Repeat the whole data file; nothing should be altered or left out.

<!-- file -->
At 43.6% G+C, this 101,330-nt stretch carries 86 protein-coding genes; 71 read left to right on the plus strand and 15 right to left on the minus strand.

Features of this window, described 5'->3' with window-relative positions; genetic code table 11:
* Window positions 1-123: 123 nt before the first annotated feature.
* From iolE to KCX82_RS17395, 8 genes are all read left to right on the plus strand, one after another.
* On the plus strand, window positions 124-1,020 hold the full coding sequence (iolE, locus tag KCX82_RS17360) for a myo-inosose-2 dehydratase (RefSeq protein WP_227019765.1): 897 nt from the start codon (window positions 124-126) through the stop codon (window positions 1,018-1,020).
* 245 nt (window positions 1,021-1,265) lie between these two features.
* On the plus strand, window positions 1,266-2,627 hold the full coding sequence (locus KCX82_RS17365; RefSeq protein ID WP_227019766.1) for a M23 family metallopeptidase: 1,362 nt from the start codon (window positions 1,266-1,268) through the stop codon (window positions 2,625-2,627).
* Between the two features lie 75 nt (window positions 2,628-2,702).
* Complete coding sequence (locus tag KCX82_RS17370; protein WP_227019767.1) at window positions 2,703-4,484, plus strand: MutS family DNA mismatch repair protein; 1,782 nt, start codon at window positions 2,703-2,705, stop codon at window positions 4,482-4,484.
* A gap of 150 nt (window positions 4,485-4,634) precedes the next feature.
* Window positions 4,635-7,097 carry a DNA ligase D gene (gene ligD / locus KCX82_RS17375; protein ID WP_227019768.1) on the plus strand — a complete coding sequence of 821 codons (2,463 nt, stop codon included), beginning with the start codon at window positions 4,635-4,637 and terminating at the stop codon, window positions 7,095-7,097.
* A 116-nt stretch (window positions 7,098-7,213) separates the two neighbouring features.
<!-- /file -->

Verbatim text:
At 43.6% G+C, this 101,330-nt stretch carries 86 protein-coding genes; 71 read left to right on the plus strand and 15 right to left on the minus strand.

Features of this window, described 5'->3' with window-relative positions; genetic code table 11:
* Window positions 1-123: 123 nt before the first annotated feature.
* From iolE to KCX82_RS17395, 8 genes are all read left to right on the plus strand, one after another.
* On the plus strand, window positions 124-1,020 hold the full coding sequence (iolE, locus tag KCX82_RS17360) for a myo-inosose-2 dehydratase (RefSeq protein WP_227019765.1): 897 nt from the start codon (window positions 124-126) through the stop codon (window positions 1,018-1,020).
* 245 nt (window positions 1,021-1,265) lie between these two features.
* On the plus strand, window positions 1,266-2,627 hold the full coding sequence (locus KCX82_RS17365; RefSeq protein ID WP_227019766.1) for a M23 family metallopeptidase: 1,362 nt from the start codon (window positions 1,266-1,268) through the stop codon (window positions 2,625-2,627).
* Between the two features lie 75 nt (window positions 2,628-2,702).
* Complete coding sequence (locus tag KCX82_RS17370; protein WP_227019767.1) at window positions 2,703-4,484, plus strand: MutS family DNA mismatch repair protein; 1,782 nt, start codon at window positions 2,703-2,705, stop codon at window positions 4,482-4,484.
* A gap of 150 nt (window positions 4,485-4,634) precedes the next feature.
* Window positions 4,635-7,097 carry a DNA ligase D gene (gene ligD / locus KCX82_RS17375; protein ID WP_227019768.1) on the plus strand — a complete coding sequence of 821 codons (2,463 nt, stop codon included), beginning with the start codon at window positions 4,635-4,637 and terminating at the stop codon, window positions 7,095-7,097.
* A 116-nt stretch (window positions 7,098-7,213) separates the two neighbouring features.